My Studio in England

Once again Columbus State University, the institution from which I retired almost six years ago now, has afforded me the opportunity to spend time in Oxford, England. I’ll be here for six months, serving as Site Director for Spencer House, CSU’s student residence in Oxford. I’ve been here in that capacity twice before, but for three months each of those other times. This will be my first six-monther in England, and I’m thrilled to be here. So is my husband, Fred Fussell, who's here with me.

One of the biggest challenges with leaving home for an extended period of time, obviously, is leaving my studio. I love my home studio, which is tricked out with supplies and equipment and tools that I’ve spent more than 50 years accumulating. It is not without some trepidation that I leave that fine space behind for six months.

During my previous two sojourns in Oxford I’ve tried to occupy myself with knitting, but knitting doesn’t do it for me. I just keep knitting and knitting and knitting, and I wind up going home with a suitcase full of eight-foot-long scarves that I don’t even like very much.  (I’m not a very good knitter, truth be told.)

Oh, I did hand-quilt a whole, big quilt the last time I was here. And I’m proud of that – but I missed piecing – the construction, from scratch, of quilt tops – a process I’ve come to love.  

My past experience, along with the fact that I’m going to be here for such a long spell this time, prompted me to give serious consideration to what I could do to kick my British quilting experience up a notch. What I decided to do was to set up a temporary, minimal studio, bringing from home the very barest of favorite tools, and adding a very few necessary ones after I got here. So that’s what I’ve been doing.  Here’s what I brought with me:


You’ll note that my thimble, lined with moleskin which you cannot see, is front and center. So is my seam ripper – not that I couldn’t get one of those over here – but it fit into the container nicely. I also included a generic walking foot and a generic darning foot, which you probably can’t discern in the photo. I did not even bring a pair of scissors.   No rotary cutter, no self-healing cutting mat. It was hard to leave those babies behind, I’m tellin’ ya!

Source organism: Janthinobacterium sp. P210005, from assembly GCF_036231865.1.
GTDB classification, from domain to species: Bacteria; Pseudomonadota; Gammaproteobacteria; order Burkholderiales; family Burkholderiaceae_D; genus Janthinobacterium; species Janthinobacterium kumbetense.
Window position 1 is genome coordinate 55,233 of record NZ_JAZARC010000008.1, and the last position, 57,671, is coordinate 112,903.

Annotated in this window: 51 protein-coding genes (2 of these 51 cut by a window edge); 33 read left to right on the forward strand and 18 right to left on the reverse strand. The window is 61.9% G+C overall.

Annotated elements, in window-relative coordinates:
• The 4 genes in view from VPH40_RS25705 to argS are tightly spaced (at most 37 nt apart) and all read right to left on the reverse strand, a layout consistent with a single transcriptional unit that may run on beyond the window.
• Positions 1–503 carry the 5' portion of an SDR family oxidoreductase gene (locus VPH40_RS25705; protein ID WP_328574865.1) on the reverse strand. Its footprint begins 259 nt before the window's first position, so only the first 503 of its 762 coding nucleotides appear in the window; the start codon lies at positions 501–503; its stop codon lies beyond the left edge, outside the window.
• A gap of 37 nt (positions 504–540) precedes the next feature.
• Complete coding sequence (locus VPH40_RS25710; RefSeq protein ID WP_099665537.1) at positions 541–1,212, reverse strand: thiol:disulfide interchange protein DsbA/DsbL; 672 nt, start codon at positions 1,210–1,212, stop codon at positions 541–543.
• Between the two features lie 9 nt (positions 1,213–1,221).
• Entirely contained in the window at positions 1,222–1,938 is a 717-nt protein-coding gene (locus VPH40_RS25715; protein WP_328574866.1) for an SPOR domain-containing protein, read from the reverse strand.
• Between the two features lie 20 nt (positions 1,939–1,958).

I did find this pair of scissors in a drawer here in Spencer House, though – and they work just fine!

My next step was a sewing machine. I gave some consideration to dragging one of mine over here, but I despise having to keep up with tons of luggage, and I thought it made more sense to buy an inexpensive machine after I got here. So that’s what I did. On our second day here Fred and I found our way to a Hobbycraft store (their version, sorta, of Hobby Lobby) and bought a bottom-of-the-line beginner Singer for 79 British pounds. That’s about a hundred bucks. I’ve had very good luck with these el-cheapo Singers back home, having used one as my exclusive machine for many years, only two years ago amping up my game with a more expensive Juki. I still use my 15-year-old hundred-dollar Singer from time to time. Anyway, I bought the little Singer, walked and bussed it back here to Spencer House, set up, and got going.


Oh, you’ll note the fabrics on the table. I did bring a stash of hand-dyed fabrics from home – in my carry-on.

My hope – and my thinking behind all this, really – is that returning to my roots – returning to a simpler approach – working with the only tools my grandmother had – will be good for me. It’s taking some adjustment, but so far it’s working. I miss my rotary cutter and two big ol’ cutting mats. I miss my design wall. I miss my spray adhesive, my non-slip tabletops, my specially designed ironing surface, my set-in sewing machine tables … But I’m doing okay so far, I think.  Here’s the first piece I’ve made, very much still a work-in-progress –

This piece was inspired, in part, by a painting Fred did before we left home --



Oh, one more thing I want to say about my studio here in England – This ill-fitting moo-cow ironing board cover and I are scheduled for a parting of the ways!



A quilter whose work I really admire is Sherri Lynn Wood. I've never met Sherri, but I keep up with her thru her blog,  

Here's one of my all-time favorite quilts in the world -- made by Sherri a few years ago --

I snagged that photo from Sherri's blog, by the way.

Sherri also leads a Facebook group called The Improv Handbook for Modern Quilters, which is also the title of a book she published, a copy of which I own.

So, suffice it to say that I'm a Sherri Lynn Wood fan.